The polyunsaturated, ω-3 fatty acid, docosahexaenoic acid (DHA), claims diverse cytoprotective potentials, although via largely undefined triggers. Thus, we currently first tested the ability of DHA to ameliorate valproate (VPA)-evoked hepatotoxicity, to modulate its anticonvulsant effects, then sought the cellular and molecular basis of such actions. Lastly, we also verified whether DHA may kinetically alter plasma levels/clearance rate of VPA.
Methods and Results
VPA (500 mg/kg orally for 14 days in rats) evoked prominent hepatotoxicity that appeared as a marked rise (2- to 4-fold) in serum hepatic enzymes (γ-glutamyl transferase [γ-GT], alanine aminotransferase [ALT], and alkaline phosphatase [ALP]), increased hepatic lipid peroxide (LPO) and tumor necrosis factor-alpha (TNFα) levels, as well as myeloperoxidase (MPO) activity (3- to 5-fold), lowering of serum albumin (40 %), and depletion of liver reduced-glutathione (GSH, 35 %). Likewise, histopathologic examination revealed hepatocellular degeneration, replacement by inflammatory cells, focal pericentral necrosis, and micro/macrovesicular steatosis. Concurrent treatment with DHA (250 mg/kg) markedly blunted the elevated levels of liver enzymes, lipid peroxides, TNFα, and MPO activity, while raising serum albumin and hepatic GSH levels. DHA also alleviated most of the cytologic insults linked to VPA. Besides, in a pentylenetetrazole (PTZ) mouse convulsion model, DHA (250 mg/kg) markedly increased the latency in convulsion evoked by VPA, beyond their individual responses. Lastly, pharmacokinetic studies revealed that joint DHA administration did not alter serum VPA concentrations.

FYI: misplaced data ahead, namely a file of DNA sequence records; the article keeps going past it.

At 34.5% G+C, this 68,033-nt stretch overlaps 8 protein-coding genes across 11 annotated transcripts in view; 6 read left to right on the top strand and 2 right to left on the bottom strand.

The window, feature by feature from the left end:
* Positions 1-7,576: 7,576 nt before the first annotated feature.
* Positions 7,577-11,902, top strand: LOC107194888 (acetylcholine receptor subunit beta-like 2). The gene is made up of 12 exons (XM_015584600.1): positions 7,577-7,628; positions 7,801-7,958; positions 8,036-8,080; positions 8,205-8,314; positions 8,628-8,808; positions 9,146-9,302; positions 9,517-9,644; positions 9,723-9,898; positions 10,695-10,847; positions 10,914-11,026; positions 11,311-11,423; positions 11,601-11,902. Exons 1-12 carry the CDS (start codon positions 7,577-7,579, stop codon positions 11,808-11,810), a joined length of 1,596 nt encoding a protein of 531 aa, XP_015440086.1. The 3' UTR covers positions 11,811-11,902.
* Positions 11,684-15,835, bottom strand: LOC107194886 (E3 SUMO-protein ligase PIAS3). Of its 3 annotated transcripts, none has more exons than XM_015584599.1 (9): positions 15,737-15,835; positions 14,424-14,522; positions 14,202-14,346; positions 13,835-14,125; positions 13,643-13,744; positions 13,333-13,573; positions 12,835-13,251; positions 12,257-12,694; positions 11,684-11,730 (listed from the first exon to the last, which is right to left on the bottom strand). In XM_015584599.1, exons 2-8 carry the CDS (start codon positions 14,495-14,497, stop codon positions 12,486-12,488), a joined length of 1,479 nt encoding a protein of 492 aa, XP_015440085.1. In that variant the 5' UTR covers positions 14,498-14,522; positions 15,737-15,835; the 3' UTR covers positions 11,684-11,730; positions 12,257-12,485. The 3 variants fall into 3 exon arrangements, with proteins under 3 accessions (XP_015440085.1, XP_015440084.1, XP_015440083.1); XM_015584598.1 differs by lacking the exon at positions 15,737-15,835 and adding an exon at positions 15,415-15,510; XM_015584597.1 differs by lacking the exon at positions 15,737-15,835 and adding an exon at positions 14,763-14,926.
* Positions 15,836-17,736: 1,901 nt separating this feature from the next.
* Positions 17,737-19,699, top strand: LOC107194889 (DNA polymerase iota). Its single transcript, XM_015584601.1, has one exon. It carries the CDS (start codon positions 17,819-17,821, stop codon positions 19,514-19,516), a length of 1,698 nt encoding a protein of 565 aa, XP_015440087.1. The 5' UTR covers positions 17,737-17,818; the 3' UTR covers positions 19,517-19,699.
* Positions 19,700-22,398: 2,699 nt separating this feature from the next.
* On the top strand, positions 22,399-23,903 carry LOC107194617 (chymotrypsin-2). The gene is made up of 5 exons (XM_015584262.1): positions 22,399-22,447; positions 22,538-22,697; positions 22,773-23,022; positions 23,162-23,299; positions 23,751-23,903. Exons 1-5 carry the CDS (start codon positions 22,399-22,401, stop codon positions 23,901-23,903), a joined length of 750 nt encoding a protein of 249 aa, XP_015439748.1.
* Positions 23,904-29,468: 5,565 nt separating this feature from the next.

DHA substantially ameliorated liver injury induced by VPA, while also markedly boosted its pharmacologic effects. DHA manipulated definite cellular machinery to curb liver oxidative stress and inflammation, without affecting VPA plasma levels. Collectively, these protective and synergy profiles for DHA propose a superior VPA-drug combination regimen.